Month: September 2015

Differences between Ant and Maven

Posted on

maven

The differences between Ant and Maven in this example?

Ant doesn’t have formal conventions like a common project directory structure, you have to tell Ant exactly where to find the source and where to put the output. Informal conventions have emerged over time, but they haven’t been codified into the product.

  • Ant is procedural, you have to tell Ant exactly what to do and when to do it. You had to tell it to compile, then copy, then compress.
  • Ant doesn’t have a lifecycle, you had to define goals and goal dependencies. You had to attach a sequence of tasks to each goal manually.
  • Ant is mainly a build tool.

Where Maven…

  • Maven has conventions, it already knew where your source code was because you followed the convention. It put the bytecode in target/classes, and it produced a JAR file in target.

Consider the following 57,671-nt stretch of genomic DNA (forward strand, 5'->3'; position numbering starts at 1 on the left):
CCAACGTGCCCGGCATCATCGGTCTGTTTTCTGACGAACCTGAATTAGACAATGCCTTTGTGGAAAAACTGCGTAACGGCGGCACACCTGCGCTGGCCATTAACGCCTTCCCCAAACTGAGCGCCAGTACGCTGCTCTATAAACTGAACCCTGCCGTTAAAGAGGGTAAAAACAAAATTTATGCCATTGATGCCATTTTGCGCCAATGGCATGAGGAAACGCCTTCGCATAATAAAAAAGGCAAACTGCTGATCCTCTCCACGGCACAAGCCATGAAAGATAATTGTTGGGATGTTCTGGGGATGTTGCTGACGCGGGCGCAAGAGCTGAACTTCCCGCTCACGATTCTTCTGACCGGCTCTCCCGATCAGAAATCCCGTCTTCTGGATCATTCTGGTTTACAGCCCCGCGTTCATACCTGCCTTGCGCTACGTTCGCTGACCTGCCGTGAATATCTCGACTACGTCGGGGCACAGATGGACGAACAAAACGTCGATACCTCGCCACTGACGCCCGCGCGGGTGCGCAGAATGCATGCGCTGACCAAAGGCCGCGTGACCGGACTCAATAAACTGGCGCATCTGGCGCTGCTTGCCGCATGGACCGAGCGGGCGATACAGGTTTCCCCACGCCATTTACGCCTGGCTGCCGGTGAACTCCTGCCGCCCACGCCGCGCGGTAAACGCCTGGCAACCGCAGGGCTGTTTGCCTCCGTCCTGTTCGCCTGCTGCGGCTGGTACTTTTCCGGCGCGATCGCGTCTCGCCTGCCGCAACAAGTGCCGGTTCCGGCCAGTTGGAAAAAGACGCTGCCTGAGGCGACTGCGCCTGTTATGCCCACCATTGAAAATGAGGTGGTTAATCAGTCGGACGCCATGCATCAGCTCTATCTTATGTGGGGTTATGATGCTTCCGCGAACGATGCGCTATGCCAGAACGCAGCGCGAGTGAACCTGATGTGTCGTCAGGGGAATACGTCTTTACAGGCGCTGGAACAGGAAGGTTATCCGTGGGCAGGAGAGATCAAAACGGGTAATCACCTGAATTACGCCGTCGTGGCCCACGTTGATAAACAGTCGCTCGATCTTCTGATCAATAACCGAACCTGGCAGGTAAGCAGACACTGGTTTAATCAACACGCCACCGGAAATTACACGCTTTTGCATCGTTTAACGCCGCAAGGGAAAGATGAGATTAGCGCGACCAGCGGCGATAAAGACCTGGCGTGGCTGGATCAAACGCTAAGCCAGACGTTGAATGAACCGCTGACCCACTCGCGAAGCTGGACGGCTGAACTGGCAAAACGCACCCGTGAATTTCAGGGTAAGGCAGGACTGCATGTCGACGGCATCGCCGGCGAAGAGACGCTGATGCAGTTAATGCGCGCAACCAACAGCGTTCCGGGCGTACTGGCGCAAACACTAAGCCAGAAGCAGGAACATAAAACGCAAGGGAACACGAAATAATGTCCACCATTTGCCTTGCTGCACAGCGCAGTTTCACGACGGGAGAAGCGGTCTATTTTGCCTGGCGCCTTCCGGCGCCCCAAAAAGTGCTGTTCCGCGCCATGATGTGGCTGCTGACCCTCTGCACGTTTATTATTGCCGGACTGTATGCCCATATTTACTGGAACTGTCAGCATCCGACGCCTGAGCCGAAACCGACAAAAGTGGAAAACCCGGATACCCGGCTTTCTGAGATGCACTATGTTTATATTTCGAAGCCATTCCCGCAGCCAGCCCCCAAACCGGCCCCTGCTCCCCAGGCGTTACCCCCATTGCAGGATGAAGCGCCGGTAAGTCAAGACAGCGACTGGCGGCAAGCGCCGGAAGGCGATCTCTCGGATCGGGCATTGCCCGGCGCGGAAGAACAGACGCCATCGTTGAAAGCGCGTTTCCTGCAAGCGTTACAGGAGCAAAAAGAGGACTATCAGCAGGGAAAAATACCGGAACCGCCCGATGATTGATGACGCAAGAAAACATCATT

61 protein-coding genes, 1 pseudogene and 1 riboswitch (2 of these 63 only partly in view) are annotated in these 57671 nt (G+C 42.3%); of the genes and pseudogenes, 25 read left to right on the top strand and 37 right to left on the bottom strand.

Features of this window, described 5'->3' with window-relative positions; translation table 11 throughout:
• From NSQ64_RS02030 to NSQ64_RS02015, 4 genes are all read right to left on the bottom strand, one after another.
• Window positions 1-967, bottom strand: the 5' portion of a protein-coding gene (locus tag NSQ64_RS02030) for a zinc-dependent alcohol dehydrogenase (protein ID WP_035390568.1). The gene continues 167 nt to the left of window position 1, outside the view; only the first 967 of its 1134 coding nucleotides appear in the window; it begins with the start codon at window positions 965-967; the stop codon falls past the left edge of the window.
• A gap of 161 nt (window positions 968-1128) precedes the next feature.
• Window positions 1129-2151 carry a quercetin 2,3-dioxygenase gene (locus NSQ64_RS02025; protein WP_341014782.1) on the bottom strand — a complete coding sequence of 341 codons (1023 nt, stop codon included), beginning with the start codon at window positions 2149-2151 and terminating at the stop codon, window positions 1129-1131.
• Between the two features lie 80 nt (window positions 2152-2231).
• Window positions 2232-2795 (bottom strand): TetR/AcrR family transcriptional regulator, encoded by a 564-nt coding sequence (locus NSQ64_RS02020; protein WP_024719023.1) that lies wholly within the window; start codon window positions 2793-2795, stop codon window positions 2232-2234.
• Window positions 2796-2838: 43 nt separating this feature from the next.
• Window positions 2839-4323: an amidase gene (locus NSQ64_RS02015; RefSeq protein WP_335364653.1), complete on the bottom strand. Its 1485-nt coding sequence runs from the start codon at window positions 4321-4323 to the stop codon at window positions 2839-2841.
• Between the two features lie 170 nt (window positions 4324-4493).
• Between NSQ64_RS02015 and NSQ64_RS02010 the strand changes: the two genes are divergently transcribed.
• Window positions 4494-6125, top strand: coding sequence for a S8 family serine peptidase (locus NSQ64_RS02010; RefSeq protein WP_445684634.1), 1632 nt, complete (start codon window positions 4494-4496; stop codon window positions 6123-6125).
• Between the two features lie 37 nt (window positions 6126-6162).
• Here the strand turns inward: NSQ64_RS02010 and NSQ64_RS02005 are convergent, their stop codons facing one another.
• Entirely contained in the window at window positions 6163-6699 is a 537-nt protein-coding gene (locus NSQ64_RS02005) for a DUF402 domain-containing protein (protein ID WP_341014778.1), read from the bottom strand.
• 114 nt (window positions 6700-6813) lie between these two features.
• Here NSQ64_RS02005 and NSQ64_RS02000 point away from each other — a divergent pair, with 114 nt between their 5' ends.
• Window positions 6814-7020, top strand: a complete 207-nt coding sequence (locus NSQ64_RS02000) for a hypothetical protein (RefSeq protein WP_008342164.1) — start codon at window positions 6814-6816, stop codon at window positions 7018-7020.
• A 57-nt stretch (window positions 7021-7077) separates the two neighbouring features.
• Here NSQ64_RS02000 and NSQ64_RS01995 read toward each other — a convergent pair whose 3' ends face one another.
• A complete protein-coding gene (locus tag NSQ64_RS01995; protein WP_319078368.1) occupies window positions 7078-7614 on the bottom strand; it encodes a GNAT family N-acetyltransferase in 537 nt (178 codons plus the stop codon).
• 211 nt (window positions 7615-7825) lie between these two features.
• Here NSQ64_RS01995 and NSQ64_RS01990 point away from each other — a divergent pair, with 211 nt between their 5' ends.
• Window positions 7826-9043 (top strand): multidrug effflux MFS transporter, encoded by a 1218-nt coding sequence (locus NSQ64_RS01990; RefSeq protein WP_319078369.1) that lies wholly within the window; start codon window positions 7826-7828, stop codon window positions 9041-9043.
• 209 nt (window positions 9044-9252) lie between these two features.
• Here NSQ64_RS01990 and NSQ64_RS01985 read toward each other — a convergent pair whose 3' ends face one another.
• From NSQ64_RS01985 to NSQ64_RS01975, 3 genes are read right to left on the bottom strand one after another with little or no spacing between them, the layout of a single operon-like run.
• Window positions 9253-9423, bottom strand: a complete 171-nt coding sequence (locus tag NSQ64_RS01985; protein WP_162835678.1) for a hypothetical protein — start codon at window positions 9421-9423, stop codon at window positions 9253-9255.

• Maven is declarative. All you had to do was create a pom.xml file and put your source in the default directory. Maven took care of the rest.
  • Maven has a lifecycle, which you invoked when you executed mvn install. This command told Maven to execute a series of sequence steps until it reached the lifecycle. As a side-effect of this journey through the lifecycle, Maven executed a number of default plugin goals which did things like compile and create a JAR.
  • Maven is a project and dependencies management tool which build project as well.
  • Maven support modules base project integratio.

Default life cycle of Maven :

 

  • validate – validate the project is correct and all necessary information is available
  • compile – compile the source code of the project
  • test – test the compiled source code using a suitable unit testing framework. These tests should not require the code be packaged or deployed